The realities of grief hit at the most unexpected moments.  Many years ago when my
stepfather died, I watched my mother go through the different stages of grief.  I yearned so to
help her through it as she seemed so fragile, but I knew it was something she would have to
deal with on her own terms.

Over time I believed she was doing quite well until the day I found her sitting in the floor
holding a beach ball and crying her heart out.  Her grief overwhelmed her, but I couldn't
understand the connection with the beach ball.

My mother and stepfather were both photographers and this beach ball was just a prop used
to entice children to smile and to liven up a photo shoot.  Suddenly it had brought my mother
to her knees in tears and I couldn't understand. It's just a beach ball.

When her tears subsided enough so that she could talk, she explained to me, "It has Tom's
breath inside!"

She wanted to clean out the props in the studio and started to toss it aside when she
suddenly remembered the day he blew it up, one breath at a time.  Now, it seemed to her
that the beach ball was the last thing she possessed to prove his life truly ever existed.

I held her awhile, but I never fully understood her pain.  Not until after she died and I began
going through the grief process for myself. I had grieved over the loss of my stepfather, as he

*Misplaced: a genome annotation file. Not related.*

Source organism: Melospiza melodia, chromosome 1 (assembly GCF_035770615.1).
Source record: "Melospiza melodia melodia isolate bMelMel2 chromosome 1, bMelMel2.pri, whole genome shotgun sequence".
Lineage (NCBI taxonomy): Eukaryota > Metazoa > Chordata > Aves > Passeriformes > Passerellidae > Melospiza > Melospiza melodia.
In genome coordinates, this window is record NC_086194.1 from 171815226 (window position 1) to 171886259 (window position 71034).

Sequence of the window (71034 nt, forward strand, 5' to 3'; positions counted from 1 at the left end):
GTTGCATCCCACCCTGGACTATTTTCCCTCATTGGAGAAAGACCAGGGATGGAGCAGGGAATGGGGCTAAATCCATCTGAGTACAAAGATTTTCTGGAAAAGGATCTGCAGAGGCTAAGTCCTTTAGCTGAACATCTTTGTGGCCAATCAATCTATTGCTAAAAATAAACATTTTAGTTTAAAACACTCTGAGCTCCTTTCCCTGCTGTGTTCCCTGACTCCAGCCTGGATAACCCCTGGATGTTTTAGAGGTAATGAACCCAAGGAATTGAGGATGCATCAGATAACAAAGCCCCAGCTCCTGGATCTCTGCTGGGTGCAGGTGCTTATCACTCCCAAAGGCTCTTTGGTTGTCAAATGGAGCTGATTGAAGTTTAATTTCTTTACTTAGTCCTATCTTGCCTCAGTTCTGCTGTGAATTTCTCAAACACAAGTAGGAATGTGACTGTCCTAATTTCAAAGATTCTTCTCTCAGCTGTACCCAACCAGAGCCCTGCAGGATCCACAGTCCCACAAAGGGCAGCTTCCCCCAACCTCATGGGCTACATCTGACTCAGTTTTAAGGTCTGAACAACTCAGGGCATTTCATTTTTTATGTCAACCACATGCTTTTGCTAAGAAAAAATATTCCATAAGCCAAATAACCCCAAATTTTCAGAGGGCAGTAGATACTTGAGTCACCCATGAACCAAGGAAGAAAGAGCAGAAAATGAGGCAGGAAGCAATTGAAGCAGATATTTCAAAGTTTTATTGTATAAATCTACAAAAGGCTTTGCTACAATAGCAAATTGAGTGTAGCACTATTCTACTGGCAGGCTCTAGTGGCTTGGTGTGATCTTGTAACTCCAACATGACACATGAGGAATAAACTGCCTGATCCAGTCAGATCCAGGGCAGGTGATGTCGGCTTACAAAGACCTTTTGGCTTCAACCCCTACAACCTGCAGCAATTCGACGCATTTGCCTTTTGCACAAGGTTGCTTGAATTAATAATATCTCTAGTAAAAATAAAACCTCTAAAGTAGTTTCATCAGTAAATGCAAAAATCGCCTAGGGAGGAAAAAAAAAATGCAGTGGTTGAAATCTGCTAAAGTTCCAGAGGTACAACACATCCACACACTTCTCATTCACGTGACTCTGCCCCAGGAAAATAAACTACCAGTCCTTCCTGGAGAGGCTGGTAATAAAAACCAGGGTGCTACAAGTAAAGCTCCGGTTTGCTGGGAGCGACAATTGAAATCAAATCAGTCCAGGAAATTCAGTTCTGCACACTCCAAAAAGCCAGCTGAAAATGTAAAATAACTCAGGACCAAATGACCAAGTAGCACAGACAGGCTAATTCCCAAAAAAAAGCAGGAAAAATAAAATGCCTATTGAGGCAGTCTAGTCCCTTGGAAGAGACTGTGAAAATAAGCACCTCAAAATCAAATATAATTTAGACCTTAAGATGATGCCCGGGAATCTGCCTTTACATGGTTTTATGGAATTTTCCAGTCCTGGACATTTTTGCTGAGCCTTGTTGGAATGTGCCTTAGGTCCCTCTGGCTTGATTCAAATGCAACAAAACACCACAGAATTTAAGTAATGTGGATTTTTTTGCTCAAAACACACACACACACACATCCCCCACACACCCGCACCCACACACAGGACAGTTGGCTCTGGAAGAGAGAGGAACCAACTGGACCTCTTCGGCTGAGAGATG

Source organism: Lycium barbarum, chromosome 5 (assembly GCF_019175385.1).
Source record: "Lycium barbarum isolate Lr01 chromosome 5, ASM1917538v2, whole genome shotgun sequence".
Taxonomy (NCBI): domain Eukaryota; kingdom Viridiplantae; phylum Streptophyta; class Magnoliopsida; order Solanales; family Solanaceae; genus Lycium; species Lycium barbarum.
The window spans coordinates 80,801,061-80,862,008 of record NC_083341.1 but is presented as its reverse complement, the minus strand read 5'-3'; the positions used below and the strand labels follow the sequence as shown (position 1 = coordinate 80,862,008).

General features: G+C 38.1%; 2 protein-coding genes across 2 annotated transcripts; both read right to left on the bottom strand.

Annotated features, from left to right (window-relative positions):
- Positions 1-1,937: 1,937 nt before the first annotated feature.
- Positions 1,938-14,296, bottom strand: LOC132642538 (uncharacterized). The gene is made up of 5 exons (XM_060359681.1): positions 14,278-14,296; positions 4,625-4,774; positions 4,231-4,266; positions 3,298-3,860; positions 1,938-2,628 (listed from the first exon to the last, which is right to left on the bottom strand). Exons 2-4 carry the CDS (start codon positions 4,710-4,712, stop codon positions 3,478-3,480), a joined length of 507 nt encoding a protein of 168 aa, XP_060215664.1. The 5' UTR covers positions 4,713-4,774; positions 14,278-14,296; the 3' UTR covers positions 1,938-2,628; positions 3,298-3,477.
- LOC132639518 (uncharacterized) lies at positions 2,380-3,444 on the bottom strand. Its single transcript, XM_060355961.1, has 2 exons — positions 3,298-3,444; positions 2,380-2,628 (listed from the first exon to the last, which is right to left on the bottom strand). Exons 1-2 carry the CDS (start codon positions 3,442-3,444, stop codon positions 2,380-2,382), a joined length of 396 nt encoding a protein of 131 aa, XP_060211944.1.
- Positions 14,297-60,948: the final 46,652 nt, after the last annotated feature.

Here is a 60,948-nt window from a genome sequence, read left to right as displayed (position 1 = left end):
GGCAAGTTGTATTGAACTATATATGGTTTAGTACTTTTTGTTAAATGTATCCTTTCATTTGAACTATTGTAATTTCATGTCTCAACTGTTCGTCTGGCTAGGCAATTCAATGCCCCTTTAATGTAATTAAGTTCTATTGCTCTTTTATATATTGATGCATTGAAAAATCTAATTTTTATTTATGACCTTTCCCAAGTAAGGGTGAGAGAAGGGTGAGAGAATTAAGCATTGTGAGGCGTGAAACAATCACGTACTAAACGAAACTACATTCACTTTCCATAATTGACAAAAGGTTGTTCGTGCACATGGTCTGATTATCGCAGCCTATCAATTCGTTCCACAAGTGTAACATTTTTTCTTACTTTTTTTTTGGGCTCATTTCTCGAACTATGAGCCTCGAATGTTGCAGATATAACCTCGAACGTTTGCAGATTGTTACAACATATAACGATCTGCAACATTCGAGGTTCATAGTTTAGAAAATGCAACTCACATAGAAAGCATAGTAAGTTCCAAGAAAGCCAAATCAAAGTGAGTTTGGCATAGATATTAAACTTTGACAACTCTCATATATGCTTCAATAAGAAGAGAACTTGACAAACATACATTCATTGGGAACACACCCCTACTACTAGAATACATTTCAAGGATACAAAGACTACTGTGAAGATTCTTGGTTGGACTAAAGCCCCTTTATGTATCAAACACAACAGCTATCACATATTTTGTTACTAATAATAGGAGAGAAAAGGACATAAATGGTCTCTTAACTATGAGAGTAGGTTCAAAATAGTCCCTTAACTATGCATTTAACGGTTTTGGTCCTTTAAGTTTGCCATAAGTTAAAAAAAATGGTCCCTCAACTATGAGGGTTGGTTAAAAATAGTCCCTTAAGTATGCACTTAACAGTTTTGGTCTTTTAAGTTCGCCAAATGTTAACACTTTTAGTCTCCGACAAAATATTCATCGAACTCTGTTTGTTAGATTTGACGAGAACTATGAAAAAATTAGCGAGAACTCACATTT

was a wonderful man and a great friend, but we never shared the closeness that Mother and
I shared. The grief I went through after his death didn't come close to my grief over losing my
Mom.

No, I didn't have a beach ball to contend with, and I managed to handle my feelings fairly well
as I went through all of her things and took care of her final affairs.

My shock came when I heard my son's voice as he cried out on our answering maching, "Call
me back Mom, and please change that message!"

I had completely forgotten that Mother had recorded the announcement message on our
machine, and when my son phoned me and got the recording of her voice, he broke into
tears.

It seems like I stared at that stupid machine for hours before I had the courage to hit the "play
announcement" button.  My first reaction when her voice said, "I'm sorry I can't come to the
phone right now," was "DUH!"

Then the tears came.  I couldn't make myself erase her voice.  And that's when I fully
understood about the beach ball.  No, I never could erase her voice, but I did eventually quit
playing it over and over again.  At least when we had the power outage and the digital
message deleted itself, then my deleting it became moot.

Grief comes in all shapes and sizes. Hers was in a beach ball.  Mine was on the answering
machine.
The Realities of Grief:
The Beach Ball & The Answering Machine
©  Ferna Lary Mills
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